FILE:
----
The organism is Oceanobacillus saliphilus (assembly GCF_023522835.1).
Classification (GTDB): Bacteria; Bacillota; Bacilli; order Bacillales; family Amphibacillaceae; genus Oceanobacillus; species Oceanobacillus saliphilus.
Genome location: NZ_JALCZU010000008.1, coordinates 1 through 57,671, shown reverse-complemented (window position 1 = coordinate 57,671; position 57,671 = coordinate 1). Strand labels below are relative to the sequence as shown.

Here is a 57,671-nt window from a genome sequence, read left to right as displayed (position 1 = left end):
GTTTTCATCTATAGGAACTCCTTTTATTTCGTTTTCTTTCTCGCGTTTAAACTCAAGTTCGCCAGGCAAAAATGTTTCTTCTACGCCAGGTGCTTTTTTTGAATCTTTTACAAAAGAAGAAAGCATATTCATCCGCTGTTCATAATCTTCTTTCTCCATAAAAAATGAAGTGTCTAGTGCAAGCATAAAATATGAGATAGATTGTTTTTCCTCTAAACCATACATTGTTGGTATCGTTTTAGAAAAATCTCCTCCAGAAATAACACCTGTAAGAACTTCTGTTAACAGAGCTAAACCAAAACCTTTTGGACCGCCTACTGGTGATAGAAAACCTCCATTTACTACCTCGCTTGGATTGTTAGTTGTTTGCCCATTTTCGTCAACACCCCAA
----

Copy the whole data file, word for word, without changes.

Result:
The organism is Oceanobacillus saliphilus (assembly GCF_023522835.1).
Classification (GTDB): Bacteria; Bacillota; Bacilli; order Bacillales; family Amphibacillaceae; genus Oceanobacillus; species Oceanobacillus saliphilus.
Genome location: NZ_JALCZU010000008.1, coordinates 1 through 57,671, shown reverse-complemented (window position 1 = coordinate 57,671; position 57,671 = coordinate 1). Strand labels below are relative to the sequence as shown.

Here is a 57,671-nt window from a genome sequence, read left to right as displayed (position 1 = left end):
GTTTTCATCTATAGGAACTCCTTTTATTTCGTTTTCTTTCTCGCGTTTAAACTCAAGTTCGCCAGGCAAAAATGTTTCTTCTACGCCAGGTGCTTTTTTTGAATCTTTTACAAAAGAAGAAAGCATATTCATCCGCTGTTCATAATCTTCTTTCTCCATAAAAAATGAAGTGTCTAGTGCAAGCATAAAATATGAGATAGATTGTTTTTCCTCTAAACCATACATTGTTGGTATCGTTTTAGAAAAATCTCCTCCAGAAATAACACCTGTAAGAACTTCTGTTAACAGAGCTAAACCAAAACCTTTTGGACCGCCTACTGGTGATAGAAAACCTCCATTTACTACCTCGCTTGGATTGTTAGTTGTTTGCCCATTTTCGTCAACACCCCAA